any released executable should not contain unreachable code.

Statically unreachable code is removed by the optimizer.
Aug 22 2011
prev sibling parent maarten van damme <maartenvd1994 gmail.com> writes:
--000e0cd147127d379004aadd6ae2
Content-Type: text/plain; charset=ISO-8859-1

Why not a warning but when compiling using the -release flag throw an error?
Sounds logical to me as unreachable code can be there because of
debugging,etc but any released executable should not contain unreachable
code.

2011/8/18 Don <nospam nospam.com>

 Timon Gehr wrote:

 On 08/18/2011 02:38 PM, Bernard Helyer wrote:

 Faramir on the Ars forums makes an excellent point:

 "With the c preprocessor, both theoretically and as it is used in
 practice, you can easily get dead code in certain compile paths that is
 live in others."

 I think template mixins can achieve the same sort of shenanigans. I think
 warning it is.

You mean string mixins? As string mixins are so much more expressive than C macros, one should actually almost never get trivial dead code in well designed string mixins.

Yes, the equivalent to the C preprocessor is version statements. Obviously anything wrapped in a version(none) block shouldn't generate an "unreachable code" error...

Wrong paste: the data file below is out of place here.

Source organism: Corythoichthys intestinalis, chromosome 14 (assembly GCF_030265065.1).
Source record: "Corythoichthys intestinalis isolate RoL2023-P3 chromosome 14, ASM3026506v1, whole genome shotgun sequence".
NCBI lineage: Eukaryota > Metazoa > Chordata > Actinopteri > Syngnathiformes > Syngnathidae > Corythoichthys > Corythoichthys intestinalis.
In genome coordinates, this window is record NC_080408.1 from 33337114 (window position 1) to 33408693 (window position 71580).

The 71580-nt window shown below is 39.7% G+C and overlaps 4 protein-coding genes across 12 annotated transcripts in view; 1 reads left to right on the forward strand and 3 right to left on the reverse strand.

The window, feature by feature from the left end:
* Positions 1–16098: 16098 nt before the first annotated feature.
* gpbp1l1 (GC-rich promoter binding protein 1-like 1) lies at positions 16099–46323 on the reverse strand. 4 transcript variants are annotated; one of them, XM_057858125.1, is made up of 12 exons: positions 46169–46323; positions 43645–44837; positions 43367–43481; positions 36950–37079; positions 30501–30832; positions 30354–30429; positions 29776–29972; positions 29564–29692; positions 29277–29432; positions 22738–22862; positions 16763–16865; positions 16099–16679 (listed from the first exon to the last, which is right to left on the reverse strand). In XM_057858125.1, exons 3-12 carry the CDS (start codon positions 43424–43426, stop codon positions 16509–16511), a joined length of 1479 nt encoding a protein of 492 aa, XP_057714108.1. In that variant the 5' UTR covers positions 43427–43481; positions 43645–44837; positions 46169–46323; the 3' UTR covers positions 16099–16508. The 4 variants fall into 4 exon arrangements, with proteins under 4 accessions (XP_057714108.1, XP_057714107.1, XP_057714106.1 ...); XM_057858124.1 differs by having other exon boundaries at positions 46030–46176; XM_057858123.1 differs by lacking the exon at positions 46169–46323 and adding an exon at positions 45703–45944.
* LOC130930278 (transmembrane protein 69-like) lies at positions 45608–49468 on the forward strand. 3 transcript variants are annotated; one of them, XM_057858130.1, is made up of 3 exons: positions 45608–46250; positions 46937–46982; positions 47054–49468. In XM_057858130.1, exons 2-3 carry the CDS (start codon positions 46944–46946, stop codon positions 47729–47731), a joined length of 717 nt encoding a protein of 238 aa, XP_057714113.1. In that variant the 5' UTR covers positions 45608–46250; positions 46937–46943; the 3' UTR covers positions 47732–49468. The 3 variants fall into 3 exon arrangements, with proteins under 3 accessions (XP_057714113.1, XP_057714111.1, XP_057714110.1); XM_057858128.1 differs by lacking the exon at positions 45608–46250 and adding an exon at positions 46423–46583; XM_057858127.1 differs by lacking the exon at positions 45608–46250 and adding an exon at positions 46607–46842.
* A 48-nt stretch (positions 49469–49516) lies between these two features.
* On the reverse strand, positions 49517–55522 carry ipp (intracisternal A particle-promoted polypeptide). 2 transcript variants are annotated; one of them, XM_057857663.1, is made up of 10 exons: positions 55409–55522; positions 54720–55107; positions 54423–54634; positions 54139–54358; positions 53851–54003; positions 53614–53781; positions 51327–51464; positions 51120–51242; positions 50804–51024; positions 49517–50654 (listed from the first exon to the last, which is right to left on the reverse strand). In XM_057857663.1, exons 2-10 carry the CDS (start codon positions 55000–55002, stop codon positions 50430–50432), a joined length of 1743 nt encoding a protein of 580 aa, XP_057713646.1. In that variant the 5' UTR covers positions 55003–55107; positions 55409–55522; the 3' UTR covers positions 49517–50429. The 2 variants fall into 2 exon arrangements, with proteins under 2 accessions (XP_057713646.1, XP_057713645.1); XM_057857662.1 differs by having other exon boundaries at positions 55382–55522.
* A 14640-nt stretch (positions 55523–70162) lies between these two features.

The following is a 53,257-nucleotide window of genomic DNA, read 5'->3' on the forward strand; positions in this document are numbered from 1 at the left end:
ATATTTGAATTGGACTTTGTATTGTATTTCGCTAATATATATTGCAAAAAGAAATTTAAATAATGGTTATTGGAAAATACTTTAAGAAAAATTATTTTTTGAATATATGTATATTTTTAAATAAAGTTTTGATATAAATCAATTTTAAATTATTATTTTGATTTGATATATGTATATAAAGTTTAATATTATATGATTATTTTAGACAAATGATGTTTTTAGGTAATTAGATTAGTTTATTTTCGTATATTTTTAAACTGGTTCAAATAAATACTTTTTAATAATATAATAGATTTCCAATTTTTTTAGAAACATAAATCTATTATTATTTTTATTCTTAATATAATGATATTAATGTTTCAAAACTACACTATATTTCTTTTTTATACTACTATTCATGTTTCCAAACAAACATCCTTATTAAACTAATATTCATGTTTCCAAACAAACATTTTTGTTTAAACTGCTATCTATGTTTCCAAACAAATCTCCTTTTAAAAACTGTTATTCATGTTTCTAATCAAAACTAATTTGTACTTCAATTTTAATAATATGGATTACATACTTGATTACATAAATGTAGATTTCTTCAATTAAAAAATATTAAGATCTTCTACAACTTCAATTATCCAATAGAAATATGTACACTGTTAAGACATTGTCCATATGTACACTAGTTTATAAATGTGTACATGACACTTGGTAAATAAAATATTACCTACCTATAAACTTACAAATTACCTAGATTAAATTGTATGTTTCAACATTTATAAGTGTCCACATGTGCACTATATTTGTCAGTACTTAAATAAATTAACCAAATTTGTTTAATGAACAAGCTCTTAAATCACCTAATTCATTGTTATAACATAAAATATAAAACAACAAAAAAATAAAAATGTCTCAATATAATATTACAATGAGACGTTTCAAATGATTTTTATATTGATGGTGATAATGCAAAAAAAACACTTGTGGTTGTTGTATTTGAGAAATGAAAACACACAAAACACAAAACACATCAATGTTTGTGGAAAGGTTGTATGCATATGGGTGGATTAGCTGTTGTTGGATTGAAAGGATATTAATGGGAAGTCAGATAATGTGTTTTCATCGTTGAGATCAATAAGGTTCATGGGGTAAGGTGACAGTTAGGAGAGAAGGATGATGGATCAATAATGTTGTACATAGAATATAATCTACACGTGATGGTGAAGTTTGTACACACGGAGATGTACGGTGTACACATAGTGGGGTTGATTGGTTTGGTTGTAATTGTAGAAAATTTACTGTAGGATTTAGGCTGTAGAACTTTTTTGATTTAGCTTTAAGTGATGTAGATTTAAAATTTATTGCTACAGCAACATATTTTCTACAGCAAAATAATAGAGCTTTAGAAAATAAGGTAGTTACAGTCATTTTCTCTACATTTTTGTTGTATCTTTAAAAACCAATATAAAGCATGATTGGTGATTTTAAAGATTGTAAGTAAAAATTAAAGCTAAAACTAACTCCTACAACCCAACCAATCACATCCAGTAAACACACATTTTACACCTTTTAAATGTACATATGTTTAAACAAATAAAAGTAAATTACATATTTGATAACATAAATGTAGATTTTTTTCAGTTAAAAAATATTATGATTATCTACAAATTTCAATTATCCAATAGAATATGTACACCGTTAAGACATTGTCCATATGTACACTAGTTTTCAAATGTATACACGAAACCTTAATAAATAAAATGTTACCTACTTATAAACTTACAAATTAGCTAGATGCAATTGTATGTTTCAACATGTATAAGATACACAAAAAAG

--000e0cd147127d379004aadd6ae2 Content-Type: text/html; charset=ISO-8859-1 Why not a warning but when compiling using the -release flag throw an error?<div>Sounds logical to me as unreachable code can be there because of debugging,etc but any released executable should not contain unreachable code.<br> <br><div class="gmail_quote">2011/8/18 Don <span dir="ltr">&lt;<a href="mailto:nospam nospam.com">nospam nospam.com</a>&gt;</span><br><blockquote class="gmail_quote" style="margin:0 0 0 .8ex;border-left:1px #ccc solid;padding-left:1ex;"> <div><div></div><div class="h5">Timon Gehr wrote:<br> <blockquote class="gmail_quote" style="margin:0 0 0 .8ex;border-left:1px #ccc solid;padding-left:1ex"> On 08/18/2011 02:38 PM, Bernard Helyer wrote:<br> <blockquote class="gmail_quote" style="margin:0 0 0 .8ex;border-left:1px #ccc solid;padding-left:1ex"> Faramir on the Ars forums makes an excellent point:<br> <br> &quot;With the c preprocessor, both theoretically and as it is used in<br> practice, you can easily get dead code in certain compile paths that is<br> live in others.&quot;<br> <br> I think template mixins can achieve the same sort of shenanigans. I think<br> warning it is.<br> </blockquote> <br> You mean string mixins?<br> As string mixins are so much more expressive than C macros, one should actually almost never get trivial dead code in well designed string mixins.<br> </blockquote> <br></div></div> Yes, the equivalent to the C preprocessor is version statements.<br> Obviously anything wrapped in a version(none) block shouldn&#39;t generate an &quot;unreachable code&quot; error...<br> </blockquote></div><br></div> --000e0cd147127d379004aadd6ae2--